For all the amateurs out there, it is time to stop assuming and start knowing about your golf game. That is right, you are your own worse enemy because you think you can hit shots (even basic ones) far more consistently than you actually can and it is hurting your golf score. Okay, my opening was a little harsh for a golf blog that tries to stay positive, but I needed to get your attention. My point about assuming is entirely true and I have fallen into that pitfall myself many a time. As we develop our game, there are the knowns and unknows about our game. Unfortunately amateurs like myself often confuse the two which leads to miss shots, poor decisions, and higher golf scores. All because we assume we know what we are doing when in fact we are walking a tight rope of success.
As amateurs, we have a tendency to think we can play golf at a much higher level. Many times I have listen to stories of how far players strike the ball and swear that their driver distances marvel the elite players! They an 8 iron from 155, come up 15 yards short (consistently) and claim it was a miss hit. Most chips are no where near the pin and they two putt or more 95% of the greens. They assume they know have a game that is not theirs and crumble to dust at the slightest hit of pressure. They assume they have control over their game, but in reality are living in a fantasy world on the golf course.
To be fair to the above golfer, I transitioned through the doors oblivion a few times early in my game. I assumed I could hit the ball with greater control and effectiveness than I actually could. I assumed I was a better golfer than and I was at that time. It was not until my game crumbled that I realized that I was taking the wrong approach to being a good golfer. I stopped assuming I was a good player and actively took steps to become a good player. For full disclosure, I am considered a good player (for the most part), but I am far from being a great player. I have many areas that need fixing, but for the most part I can hold my own on the links.
The area that resulted in the greatest improvement for my game was establishing my carry distance of my irons. Not my total distance with the roll, but only the carry distance. If you want to know why, they Coach Shayain explains the reason:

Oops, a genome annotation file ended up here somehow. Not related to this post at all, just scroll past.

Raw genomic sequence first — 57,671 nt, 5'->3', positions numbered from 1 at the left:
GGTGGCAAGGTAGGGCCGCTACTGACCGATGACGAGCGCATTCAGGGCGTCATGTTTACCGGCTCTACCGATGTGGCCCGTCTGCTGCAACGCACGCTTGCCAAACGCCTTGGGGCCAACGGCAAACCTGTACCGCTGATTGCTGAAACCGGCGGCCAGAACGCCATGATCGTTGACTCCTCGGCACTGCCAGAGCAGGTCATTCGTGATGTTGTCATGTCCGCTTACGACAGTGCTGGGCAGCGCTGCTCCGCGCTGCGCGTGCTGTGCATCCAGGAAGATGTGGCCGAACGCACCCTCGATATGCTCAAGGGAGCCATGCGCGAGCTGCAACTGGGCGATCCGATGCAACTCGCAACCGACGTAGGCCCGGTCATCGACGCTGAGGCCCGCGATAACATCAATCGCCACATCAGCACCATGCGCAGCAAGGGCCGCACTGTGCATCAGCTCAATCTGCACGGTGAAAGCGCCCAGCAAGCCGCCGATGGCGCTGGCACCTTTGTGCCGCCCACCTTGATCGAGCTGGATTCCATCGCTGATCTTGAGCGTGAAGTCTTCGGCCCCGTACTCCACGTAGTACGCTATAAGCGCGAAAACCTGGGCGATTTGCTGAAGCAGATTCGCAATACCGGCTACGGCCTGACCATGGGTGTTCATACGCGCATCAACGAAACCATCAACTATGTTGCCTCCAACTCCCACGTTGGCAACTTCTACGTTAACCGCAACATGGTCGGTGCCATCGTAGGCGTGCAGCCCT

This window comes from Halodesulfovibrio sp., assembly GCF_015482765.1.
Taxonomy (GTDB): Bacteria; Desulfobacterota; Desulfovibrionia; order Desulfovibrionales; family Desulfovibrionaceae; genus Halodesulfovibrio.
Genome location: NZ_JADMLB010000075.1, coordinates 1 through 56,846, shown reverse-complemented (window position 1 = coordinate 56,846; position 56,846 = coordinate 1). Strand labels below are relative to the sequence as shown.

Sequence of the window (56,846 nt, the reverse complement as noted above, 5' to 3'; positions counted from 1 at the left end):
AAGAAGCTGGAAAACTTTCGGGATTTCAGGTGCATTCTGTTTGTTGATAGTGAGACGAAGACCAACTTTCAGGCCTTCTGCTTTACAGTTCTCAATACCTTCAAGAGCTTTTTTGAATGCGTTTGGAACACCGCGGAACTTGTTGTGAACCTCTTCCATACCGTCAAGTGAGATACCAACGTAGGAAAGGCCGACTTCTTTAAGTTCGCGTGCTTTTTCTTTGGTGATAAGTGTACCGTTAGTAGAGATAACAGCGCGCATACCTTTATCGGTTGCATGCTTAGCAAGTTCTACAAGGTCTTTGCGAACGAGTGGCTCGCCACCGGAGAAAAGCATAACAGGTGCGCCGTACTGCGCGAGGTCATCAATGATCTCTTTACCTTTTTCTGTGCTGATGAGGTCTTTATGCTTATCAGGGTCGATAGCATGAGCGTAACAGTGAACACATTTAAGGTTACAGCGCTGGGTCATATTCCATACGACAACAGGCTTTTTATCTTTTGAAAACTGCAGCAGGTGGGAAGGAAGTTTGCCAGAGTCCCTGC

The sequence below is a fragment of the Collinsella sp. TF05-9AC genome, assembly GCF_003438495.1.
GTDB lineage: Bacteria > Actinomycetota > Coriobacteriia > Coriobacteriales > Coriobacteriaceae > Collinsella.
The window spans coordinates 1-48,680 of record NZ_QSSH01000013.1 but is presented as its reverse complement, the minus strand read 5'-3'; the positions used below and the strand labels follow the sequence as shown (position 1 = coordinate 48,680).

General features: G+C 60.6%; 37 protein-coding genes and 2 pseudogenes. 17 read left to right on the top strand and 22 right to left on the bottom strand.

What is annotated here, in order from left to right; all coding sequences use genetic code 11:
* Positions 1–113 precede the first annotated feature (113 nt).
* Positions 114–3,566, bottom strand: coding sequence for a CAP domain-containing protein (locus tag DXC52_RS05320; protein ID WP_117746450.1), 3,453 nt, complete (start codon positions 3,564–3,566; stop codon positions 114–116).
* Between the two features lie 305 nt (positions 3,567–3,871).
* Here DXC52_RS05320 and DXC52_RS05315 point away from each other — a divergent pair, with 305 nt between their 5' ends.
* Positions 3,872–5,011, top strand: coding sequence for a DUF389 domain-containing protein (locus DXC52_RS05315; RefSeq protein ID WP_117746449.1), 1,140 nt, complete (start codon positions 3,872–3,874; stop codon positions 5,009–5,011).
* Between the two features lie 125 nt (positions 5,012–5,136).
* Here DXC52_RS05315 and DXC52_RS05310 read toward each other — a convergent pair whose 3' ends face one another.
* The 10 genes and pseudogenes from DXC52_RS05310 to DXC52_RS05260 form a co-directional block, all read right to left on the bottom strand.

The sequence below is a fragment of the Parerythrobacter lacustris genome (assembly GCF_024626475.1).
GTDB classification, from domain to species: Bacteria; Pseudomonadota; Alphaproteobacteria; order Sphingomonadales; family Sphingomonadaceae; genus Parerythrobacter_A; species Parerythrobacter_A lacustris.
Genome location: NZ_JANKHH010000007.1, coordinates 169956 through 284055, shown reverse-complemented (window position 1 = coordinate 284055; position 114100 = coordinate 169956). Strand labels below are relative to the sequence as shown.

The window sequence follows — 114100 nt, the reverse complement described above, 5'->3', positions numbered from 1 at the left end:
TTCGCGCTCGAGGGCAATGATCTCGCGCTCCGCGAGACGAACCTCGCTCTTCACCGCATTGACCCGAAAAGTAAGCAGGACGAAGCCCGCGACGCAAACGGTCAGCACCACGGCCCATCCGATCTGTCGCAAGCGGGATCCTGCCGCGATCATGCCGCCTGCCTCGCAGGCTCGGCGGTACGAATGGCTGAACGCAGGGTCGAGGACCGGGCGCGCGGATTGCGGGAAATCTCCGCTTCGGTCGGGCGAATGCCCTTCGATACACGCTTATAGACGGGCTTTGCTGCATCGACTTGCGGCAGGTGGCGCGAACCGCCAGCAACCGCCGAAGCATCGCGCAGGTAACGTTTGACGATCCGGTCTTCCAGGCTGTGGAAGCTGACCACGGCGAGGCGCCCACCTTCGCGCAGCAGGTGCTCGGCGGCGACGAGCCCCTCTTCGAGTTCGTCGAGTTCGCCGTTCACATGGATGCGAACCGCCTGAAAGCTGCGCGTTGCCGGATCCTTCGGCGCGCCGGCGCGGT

By knowing your carry distance of your irons, we can stop assuming how far we hit the ball. We now know with certainty. This knowledge will help in many areas like club selection, course management and increased confidence in our game. It allows us to move the next level of improving our golf game by removing any doubt or confusion on when to hit certain clubs. We are know longer assuming we know which club to use, we know.
Knowing our iron yardage is the first step to removing the fuzzy logic of assumption from your game. One of the next steps is to stop assuming we can hit great shots from tight lies in challenging situations. Believe me, I love the confidence! However, our mind is writing checks our game cannot cash. I believe the failure to understand our game and assume we can do anything resides in our course management skills. Course management allows us to navigate the course using our strengths and avoiding our weaknesses. I use three tenets of course management that allow my to be flexible and focused when I play. You can read about them in my article from a few years ago called The Art of Course Management. By understanding and using the course management strategies that work for your game, the act of assuming quickly falls to the wayside.
Assuming we understand our game or can play much better than we actually can is a quick way to raise our golf scores. It leads to compound interest on the scorecard as we make avoidable errors again and again. The first two steps to reducing our score and beating back the assuming beast is to know our yardages and use course management strategies that work for our game. Once we accomplish these two feats, then our game is well on its way to the next level of success on the links.
I am a grateful golfer! See you on the links!
2 thoughts on “Assuming In Golf Is A Bad Thing?”
Distance and how fast and high the ball will rise so you’ll be sure and be able to clear any obstacle you find in front of the line you need and still advance the ball. I usually tell beginners about to make that mistake to step on the club head to see the trajectory it will provide. It’s a cheat, but it’s how I learned to judge it and what I learned from it has done me well over the years.
Another assumption we make too often is in thinking it better to just barely get the ball to the hole. Die it in so to speak. Far better to run it by 3 or 4 or even 5 or 6 feet as your mistake. At least you gave it a chance to roll in. No chips and no putts ever fall that don’t make it to the hole. Ever. None.
5 under on Sunday. 2 eagles yesterday. 2 under today with a couple that should have fell in for eagle. It’s been a pretty good week so far though my putting has been on the iffy side after Sunday’s round. I’m sure I should have been 6 under today but for missed easy putts. Pushing a few too many. Oh well. That’s golf. I still have more work to do all around.
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You and I are in complete agreement that every putt should be fast enough to get past the whole. Remember 100% of short putts never go in! 😉